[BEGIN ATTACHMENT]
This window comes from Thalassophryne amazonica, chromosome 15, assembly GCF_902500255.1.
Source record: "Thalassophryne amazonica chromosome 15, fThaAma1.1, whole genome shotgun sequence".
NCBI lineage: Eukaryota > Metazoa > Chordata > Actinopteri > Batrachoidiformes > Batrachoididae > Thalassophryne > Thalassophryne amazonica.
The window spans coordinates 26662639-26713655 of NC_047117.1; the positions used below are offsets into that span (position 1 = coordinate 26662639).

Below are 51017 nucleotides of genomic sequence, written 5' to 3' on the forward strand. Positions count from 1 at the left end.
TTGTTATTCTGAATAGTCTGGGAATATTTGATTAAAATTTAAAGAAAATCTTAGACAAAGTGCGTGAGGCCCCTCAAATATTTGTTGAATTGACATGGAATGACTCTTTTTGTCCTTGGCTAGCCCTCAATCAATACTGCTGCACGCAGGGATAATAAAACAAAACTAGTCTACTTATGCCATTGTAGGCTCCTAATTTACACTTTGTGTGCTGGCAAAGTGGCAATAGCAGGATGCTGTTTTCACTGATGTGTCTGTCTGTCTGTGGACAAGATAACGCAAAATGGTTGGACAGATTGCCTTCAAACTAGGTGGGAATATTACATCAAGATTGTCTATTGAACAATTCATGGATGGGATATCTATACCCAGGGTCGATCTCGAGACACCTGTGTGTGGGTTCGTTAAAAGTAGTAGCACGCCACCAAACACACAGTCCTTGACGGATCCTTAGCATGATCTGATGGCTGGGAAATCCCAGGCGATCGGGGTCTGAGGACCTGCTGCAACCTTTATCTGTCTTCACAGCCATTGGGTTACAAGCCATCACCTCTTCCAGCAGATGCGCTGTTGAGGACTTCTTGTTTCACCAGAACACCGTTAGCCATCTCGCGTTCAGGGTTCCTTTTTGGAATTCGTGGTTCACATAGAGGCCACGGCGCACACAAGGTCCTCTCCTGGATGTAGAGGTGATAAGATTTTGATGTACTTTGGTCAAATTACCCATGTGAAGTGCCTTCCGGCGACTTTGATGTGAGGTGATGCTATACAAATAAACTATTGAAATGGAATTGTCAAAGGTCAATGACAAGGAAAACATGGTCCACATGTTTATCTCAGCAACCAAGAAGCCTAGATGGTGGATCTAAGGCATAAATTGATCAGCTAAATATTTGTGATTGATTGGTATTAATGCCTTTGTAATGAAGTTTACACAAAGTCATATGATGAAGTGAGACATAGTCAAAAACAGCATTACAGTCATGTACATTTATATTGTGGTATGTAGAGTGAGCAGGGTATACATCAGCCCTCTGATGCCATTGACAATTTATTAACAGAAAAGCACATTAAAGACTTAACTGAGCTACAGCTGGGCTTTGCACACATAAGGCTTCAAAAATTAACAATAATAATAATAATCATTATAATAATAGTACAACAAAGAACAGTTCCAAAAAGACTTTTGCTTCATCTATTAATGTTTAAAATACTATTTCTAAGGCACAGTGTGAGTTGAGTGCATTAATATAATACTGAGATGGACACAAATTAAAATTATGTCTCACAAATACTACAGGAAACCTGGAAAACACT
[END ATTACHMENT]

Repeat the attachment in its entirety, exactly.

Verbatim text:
This window comes from Thalassophryne amazonica, chromosome 15, assembly GCF_902500255.1.
Source record: "Thalassophryne amazonica chromosome 15, fThaAma1.1, whole genome shotgun sequence".
NCBI lineage: Eukaryota > Metazoa > Chordata > Actinopteri > Batrachoidiformes > Batrachoididae > Thalassophryne > Thalassophryne amazonica.
The window spans coordinates 26662639-26713655 of NC_047117.1; the positions used below are offsets into that span (position 1 = coordinate 26662639).

Below are 51017 nucleotides of genomic sequence, written 5' to 3' on the forward strand. Positions count from 1 at the left end.
TTGTTATTCTGAATAGTCTGGGAATATTTGATTAAAATTTAAAGAAAATCTTAGACAAAGTGCGTGAGGCCCCTCAAATATTTGTTGAATTGACATGGAATGACTCTTTTTGTCCTTGGCTAGCCCTCAATCAATACTGCTGCACGCAGGGATAATAAAACAAAACTAGTCTACTTATGCCATTGTAGGCTCCTAATTTACACTTTGTGTGCTGGCAAAGTGGCAATAGCAGGATGCTGTTTTCACTGATGTGTCTGTCTGTCTGTGGACAAGATAACGCAAAATGGTTGGACAGATTGCCTTCAAACTAGGTGGGAATATTACATCAAGATTGTCTATTGAACAATTCATGGATGGGATATCTATACCCAGGGTCGATCTCGAGACACCTGTGTGTGGGTTCGTTAAAAGTAGTAGCACGCCACCAAACACACAGTCCTTGACGGATCCTTAGCATGATCTGATGGCTGGGAAATCCCAGGCGATCGGGGTCTGAGGACCTGCTGCAACCTTTATCTGTCTTCACAGCCATTGGGTTACAAGCCATCACCTCTTCCAGCAGATGCGCTGTTGAGGACTTCTTGTTTCACCAGAACACCGTTAGCCATCTCGCGTTCAGGGTTCCTTTTTGGAATTCGTGGTTCACATAGAGGCCACGGCGCACACAAGGTCCTCTCCTGGATGTAGAGGTGATAAGATTTTGATGTACTTTGGTCAAATTACCCATGTGAAGTGCCTTCCGGCGACTTTGATGTGAGGTGATGCTATACAAATAAACTATTGAAATGGAATTGTCAAAGGTCAATGACAAGGAAAACATGGTCCACATGTTTATCTCAGCAACCAAGAAGCCTAGATGGTGGATCTAAGGCATAAATTGATCAGCTAAATATTTGTGATTGATTGGTATTAATGCCTTTGTAATGAAGTTTACACAAAGTCATATGATGAAGTGAGACATAGTCAAAAACAGCATTACAGTCATGTACATTTATATTGTGGTATGTAGAGTGAGCAGGGTATACATCAGCCCTCTGATGCCATTGACAATTTATTAACAGAAAAGCACATTAAAGACTTAACTGAGCTACAGCTGGGCTTTGCACACATAAGGCTTCAAAAATTAACAATAATAATAATAATCATTATAATAATAGTACAACAAAGAACAGTTCCAAAAAGACTTTTGCTTCATCTATTAATGTTTAAAATACTATTTCTAAGGCACAGTGTGAGTTGAGTGCATTAATATAATACTGAGATGGACACAAATTAAAATTATGTCTCACAAATACTACAGGAAACCTGGAAAACACT